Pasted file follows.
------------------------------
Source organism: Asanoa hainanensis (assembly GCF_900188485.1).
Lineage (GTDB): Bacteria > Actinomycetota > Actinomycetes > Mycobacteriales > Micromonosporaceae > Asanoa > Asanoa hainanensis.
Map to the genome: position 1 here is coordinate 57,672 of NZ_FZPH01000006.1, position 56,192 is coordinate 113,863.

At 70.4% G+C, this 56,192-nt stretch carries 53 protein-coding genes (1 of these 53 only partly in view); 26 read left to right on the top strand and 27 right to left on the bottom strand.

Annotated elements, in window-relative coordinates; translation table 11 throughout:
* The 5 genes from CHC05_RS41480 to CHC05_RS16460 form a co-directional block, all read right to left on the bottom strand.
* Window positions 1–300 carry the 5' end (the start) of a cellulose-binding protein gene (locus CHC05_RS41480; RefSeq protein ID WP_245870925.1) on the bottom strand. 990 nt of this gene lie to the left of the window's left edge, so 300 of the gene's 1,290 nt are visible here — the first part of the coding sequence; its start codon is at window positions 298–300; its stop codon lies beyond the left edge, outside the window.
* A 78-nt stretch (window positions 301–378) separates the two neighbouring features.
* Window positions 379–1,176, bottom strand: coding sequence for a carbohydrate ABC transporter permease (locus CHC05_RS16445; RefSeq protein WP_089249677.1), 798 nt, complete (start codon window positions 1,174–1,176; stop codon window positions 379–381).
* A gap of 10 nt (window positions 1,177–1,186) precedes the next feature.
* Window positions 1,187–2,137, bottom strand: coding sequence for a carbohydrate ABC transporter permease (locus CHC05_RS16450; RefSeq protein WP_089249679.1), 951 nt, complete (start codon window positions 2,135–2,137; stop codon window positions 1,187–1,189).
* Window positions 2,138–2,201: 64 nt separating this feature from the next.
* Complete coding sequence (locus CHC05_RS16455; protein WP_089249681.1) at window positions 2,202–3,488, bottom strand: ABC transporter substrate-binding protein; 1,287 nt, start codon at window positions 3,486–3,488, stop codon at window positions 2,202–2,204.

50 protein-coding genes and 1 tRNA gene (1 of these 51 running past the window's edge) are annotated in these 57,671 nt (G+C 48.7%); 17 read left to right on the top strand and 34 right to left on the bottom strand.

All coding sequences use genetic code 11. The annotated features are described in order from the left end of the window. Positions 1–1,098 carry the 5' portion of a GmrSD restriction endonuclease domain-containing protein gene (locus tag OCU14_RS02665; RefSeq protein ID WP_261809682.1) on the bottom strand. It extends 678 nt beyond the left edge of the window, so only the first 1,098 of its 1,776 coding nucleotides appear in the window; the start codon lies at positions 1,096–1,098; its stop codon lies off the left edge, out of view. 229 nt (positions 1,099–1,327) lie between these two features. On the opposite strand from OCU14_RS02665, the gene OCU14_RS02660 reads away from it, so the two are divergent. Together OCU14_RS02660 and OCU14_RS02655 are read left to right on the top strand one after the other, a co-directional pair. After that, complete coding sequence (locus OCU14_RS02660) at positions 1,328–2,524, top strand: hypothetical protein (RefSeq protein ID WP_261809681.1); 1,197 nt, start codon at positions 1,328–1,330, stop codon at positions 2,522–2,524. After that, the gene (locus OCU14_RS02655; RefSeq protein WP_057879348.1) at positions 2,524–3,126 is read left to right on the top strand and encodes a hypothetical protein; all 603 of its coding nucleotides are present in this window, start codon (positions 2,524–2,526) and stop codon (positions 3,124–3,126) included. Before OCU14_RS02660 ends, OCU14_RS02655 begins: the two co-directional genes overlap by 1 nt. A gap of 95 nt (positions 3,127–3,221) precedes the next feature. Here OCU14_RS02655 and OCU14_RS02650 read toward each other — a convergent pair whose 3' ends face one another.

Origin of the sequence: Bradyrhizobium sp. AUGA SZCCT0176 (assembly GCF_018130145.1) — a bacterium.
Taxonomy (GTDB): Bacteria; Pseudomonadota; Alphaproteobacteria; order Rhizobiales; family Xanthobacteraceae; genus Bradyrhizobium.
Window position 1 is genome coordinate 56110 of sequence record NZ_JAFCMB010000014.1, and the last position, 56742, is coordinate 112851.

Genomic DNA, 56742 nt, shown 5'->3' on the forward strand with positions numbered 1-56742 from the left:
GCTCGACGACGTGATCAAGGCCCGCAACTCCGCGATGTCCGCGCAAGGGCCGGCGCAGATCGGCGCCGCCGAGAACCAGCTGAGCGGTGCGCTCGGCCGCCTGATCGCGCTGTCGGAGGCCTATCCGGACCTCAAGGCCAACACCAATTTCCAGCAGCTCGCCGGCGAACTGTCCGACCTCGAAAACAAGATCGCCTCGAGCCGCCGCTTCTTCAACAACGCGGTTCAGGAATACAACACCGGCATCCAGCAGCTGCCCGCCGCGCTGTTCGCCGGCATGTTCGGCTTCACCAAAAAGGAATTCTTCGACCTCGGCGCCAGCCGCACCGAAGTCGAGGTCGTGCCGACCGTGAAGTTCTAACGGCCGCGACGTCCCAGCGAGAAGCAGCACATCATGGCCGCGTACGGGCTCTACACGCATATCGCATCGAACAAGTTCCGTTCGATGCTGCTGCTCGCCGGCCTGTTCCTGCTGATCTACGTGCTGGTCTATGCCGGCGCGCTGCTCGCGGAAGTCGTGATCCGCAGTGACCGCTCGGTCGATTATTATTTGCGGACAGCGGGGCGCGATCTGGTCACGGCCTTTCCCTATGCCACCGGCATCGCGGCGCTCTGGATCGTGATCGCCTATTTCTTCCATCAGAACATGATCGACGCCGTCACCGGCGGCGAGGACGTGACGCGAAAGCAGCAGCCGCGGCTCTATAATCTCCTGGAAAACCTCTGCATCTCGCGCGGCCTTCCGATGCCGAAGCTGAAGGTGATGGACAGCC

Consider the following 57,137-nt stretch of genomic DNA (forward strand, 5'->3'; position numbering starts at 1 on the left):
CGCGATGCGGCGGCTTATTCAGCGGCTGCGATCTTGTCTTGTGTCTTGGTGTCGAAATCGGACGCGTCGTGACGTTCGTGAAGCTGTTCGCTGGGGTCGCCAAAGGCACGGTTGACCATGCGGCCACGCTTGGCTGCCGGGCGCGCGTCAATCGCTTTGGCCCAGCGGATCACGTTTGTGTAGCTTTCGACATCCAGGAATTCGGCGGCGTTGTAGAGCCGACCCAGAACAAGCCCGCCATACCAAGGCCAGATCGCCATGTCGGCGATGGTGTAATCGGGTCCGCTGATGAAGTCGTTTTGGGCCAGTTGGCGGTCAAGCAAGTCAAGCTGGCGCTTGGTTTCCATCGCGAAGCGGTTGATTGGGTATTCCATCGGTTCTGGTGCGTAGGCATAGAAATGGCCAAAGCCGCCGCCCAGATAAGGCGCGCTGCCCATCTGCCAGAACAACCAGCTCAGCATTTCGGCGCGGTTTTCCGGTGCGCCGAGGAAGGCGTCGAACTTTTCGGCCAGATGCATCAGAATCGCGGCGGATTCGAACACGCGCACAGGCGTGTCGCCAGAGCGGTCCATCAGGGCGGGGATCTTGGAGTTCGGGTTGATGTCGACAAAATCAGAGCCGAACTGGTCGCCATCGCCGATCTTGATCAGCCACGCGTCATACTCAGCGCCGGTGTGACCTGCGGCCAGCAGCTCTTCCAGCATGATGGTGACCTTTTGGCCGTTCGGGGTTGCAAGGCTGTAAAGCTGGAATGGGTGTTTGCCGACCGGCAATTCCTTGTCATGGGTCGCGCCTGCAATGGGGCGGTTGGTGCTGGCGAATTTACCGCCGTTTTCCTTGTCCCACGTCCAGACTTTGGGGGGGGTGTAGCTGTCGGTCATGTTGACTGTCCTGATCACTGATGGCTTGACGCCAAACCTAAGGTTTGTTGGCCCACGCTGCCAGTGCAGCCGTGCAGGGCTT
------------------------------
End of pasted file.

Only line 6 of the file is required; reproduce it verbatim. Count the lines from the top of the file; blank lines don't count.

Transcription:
* The 5 genes from CHC05_RS41480 to CHC05_RS16460 form a co-directional block, all read right to left on the bottom strand.